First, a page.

Reimagining a Lost Landscape in the Year 2076

A Collaboration with People Need Nature

On the 16th and 17th June 2016 Jane King was one of a group of writers, artists, conservationists and local campaigners invited by Miles King’s environmental charity People Need Nature on a field trip to an important Site of Special Scientific Interest that is under threat of development – Lodge Hill, on the Hoo Peninsula in Kent, home to the country’s largest population of Nightingales.  Miles’ project Reimagining Lost Landscapes was created to take what may be the last opportunity to discover the wealth of nature and history at Lodge Hill, bringing together a group of people who could be inspired by it, bear witness to the extraordinary sense of place there, and create a testament of the place, before it’s lost.

The following is our reimagining – a story told by a 15 year old boy living in the year 2076.


Lost Landscape


Elias Adeola


Interdisciplinary Studies | Year Twelve | Semester Two 2076

Name of Proposal:

The Lost Landscapes of the Hoo Peninsula – A Research Project

My research covers the recent cultural and ecological history of the Hoo Peninsula.  I’m exploring lost landscapes, both natural and cultural, informed by an  archive of material, spanning almost 100 years, collected by my grandparents and great grandparents, recording the cultural heritage and once rich biodiversity of the area.  I focus on the period from 2016 onwards, after my grandfather took part in a field trip to Lodge Hill to investigate it’s potential public value. After 2016, levels of biodiversity deteriorated sharply due to the environmental conditions that drove my family from their peninsula home. Many plant and animal species were quickly lost and by 2050 levels of biodiversity had plummeted to 25% of levels recorded 100 years before. Motivated by corporate sponsors, politicians made decisions around land management, flood risk management, food safety and energy policy in Britain that had disastrous consequences for communities of people and wildlife up and down the country.

Much of the Hoo Peninsula is now under water. Fifteen years ago in 2051, the second or ‘Outer’ Thames Barrier was completed between Tilbury and Gravesend, in response to the sharp increase in extreme rainfall events and two tidal surges in the early 40’s that, by the narrowest margins, just failed to breach the Inner Thames Barrier and flood the city. The predicted ‘damming effect’ of the Outer Thames Barrier caused surging tides in 2052 and 2056 to be forced inland, flooding the coastal areas of South Essex and North Kent. This, along with earlier than predicted sea level rise, caused the North coast of The Hoo and the Isle of Grain to be permanently lost to the sea, along with their once rich habitats. The Hoo was largely abandoned in 2060 after several years of sustained flooding.  Some residents have remained in High Halstow and St Mary Hoo, which can be reached by road at low tide, otherwise boats are used to navigate from the east through newly created marshlands.

In 2059, the year I was born, the ruling Progressive Alliance Party created a new political structure to safeguard the public from ‘vested interest’ decision making. No legislation or policy that risks adversely affecting public or environmental health and wellbeing can now be adopted without first being vetted by the cross party Public Interest Audit Committee of MPs. Each MP on the PIA Committee is assigned an independently funded scientist collaborator with relevant project expertise. Together they are working on landscape regeneration to drive a more sustainable future.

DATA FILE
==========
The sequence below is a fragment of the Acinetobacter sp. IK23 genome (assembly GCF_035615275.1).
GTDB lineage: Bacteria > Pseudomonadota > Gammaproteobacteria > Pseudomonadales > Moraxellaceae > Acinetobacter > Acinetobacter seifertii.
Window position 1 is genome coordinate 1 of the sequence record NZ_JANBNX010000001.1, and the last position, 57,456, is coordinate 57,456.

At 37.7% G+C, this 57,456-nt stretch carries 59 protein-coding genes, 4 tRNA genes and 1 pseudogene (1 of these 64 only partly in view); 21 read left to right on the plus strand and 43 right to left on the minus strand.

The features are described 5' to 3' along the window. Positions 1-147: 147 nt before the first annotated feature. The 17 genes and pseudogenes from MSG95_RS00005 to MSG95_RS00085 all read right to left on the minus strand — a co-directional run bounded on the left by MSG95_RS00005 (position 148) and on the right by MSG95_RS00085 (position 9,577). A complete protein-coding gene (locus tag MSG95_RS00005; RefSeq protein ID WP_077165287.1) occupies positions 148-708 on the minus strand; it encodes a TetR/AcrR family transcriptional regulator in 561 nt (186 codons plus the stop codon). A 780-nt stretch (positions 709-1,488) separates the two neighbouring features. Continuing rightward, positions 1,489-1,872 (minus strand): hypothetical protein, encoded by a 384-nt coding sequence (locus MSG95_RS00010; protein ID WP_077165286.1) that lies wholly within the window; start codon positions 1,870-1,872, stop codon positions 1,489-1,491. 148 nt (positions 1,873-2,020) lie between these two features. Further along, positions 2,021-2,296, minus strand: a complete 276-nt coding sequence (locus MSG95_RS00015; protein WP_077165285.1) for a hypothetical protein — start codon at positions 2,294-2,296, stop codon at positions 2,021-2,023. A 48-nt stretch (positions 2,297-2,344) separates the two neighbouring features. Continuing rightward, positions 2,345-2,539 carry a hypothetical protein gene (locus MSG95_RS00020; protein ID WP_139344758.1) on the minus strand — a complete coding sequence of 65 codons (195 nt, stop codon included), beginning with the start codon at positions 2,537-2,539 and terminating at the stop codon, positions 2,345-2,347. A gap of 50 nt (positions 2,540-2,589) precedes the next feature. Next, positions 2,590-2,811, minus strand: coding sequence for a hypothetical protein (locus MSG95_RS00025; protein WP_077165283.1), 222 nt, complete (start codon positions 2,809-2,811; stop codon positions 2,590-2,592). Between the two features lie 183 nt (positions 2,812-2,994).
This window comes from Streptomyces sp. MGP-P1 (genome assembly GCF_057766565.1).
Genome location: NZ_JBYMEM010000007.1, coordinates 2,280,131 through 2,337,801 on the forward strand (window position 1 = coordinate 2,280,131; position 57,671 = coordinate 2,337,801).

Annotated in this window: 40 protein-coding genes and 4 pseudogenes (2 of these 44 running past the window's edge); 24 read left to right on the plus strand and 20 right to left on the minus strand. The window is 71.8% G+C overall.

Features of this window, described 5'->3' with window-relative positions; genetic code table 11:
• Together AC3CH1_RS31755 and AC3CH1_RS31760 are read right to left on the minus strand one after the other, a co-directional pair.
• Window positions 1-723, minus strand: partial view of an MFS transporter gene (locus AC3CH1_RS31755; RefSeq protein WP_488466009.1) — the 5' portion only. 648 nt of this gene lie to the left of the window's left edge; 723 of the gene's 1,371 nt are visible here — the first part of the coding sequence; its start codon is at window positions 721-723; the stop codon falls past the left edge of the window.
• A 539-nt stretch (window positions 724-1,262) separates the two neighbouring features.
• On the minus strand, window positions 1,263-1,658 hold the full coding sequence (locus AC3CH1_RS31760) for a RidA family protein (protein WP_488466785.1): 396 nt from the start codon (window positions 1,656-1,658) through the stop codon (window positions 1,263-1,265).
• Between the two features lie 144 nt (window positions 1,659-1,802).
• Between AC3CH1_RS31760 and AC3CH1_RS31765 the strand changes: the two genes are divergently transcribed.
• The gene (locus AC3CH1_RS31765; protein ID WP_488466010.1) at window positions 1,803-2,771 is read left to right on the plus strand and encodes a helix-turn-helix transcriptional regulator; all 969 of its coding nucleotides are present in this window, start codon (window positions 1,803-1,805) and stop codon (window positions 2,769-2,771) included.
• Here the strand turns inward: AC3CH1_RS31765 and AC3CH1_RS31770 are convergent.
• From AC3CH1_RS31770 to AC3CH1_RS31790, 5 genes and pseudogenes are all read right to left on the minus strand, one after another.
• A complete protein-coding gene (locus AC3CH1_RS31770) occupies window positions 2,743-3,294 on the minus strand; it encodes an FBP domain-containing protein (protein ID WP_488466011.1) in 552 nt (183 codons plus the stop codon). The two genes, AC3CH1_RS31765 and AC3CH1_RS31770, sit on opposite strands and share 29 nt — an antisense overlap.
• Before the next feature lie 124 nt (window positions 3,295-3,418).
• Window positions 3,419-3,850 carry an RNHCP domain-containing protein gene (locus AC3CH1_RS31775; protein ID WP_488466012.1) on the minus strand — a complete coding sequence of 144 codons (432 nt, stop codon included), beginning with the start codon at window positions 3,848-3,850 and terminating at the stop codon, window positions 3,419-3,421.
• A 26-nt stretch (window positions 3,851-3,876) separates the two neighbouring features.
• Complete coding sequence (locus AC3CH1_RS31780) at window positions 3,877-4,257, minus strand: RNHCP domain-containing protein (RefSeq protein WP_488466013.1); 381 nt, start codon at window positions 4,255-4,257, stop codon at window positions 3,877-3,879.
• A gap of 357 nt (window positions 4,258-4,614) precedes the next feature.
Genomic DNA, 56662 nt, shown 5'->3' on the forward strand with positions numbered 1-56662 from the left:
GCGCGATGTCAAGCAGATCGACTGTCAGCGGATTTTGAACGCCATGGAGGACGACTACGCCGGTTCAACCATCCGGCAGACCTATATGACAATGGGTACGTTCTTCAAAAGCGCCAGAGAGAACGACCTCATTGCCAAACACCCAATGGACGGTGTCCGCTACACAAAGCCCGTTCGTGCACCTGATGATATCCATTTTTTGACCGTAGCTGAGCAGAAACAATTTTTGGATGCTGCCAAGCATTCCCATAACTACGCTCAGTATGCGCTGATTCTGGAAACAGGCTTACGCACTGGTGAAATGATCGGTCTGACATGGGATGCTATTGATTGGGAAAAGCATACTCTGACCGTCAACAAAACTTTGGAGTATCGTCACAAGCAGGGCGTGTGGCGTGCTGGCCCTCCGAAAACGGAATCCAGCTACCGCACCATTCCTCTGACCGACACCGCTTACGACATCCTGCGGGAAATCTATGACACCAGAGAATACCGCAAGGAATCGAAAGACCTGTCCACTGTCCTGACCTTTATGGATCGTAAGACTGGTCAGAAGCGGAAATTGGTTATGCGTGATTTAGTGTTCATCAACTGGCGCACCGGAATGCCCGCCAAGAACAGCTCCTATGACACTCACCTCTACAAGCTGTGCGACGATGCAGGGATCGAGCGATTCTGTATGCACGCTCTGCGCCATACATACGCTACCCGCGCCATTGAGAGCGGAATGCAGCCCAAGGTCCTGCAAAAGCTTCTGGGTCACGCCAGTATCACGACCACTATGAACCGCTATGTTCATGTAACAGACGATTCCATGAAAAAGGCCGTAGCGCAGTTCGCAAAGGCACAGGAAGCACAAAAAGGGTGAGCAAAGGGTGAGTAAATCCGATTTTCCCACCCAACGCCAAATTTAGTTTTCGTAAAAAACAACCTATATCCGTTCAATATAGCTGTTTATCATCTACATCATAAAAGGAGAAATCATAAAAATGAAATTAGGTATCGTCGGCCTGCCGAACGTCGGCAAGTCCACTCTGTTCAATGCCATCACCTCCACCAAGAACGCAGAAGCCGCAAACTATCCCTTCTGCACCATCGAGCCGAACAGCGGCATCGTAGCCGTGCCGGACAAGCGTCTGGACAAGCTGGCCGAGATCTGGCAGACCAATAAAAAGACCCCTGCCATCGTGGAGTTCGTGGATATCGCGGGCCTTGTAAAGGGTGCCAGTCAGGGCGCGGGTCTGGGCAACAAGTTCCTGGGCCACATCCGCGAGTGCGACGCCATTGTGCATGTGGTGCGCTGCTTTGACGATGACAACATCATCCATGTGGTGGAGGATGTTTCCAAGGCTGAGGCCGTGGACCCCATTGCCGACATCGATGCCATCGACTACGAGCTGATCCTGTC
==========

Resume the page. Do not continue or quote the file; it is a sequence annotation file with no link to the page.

At the new People Need Nature Arts-Science Research Hub at Lodge Hill, an interdisciplinary team of researchers is studying how the recently created marshlands of the peninsula and the Isle of Sheppey are successfully acting as buffers, helping to protect both urban and rural areas of Northern Kent from flooding. Ecologists are studying the changing species in the marshes; the remaining grassland and woodland and monitoring the nightingale population which, after being almost lost, is steadily increasing, benefiting from the maintenance of deep hedge habitat and the increase in insect populations in southern England. Some of the diverse habitat at Lodge Hill has been protected from flooding by a shelter belt of mature trees and scrub. A team of Anglo-Dutch agro-ecologists is working with farmers to develop the new Ecologically Integrated Management Systems (EIMS) that have revolutionised farming in Britain. After the demise of large scale agricultural businesses, small and medium scale farming enterprises are adopting EIMS around the country and proving that reducing waste and producing a diversity of crops can increase yields and minimised costs.  For the first time in many years there has been an increase in levels of biodiversity, with plant and animal species that have been extinct in many areas now returning.

A Visitor Centre has recently opened at the PNN Hub. Visiting artists, designers, historians, scientists, students, educators and the public arrive by barge to take part in diverse educational programs ranging from the ground breaking research being carried out on The Hoo to the innovative architecture of the Centre itself with its floating foundations and flexible structure, capable of withstanding storm-force gales.  My proposal for a multimedia art-science installation evidencing my research results has been accepted by the Director of Exhibitions at the PNN Hub. The installation will include preserved specimens of some of the lost species of The Hoo, collected by my grandfather on his Lodge Hill field trip with People Need nature just after they were founded in 2016.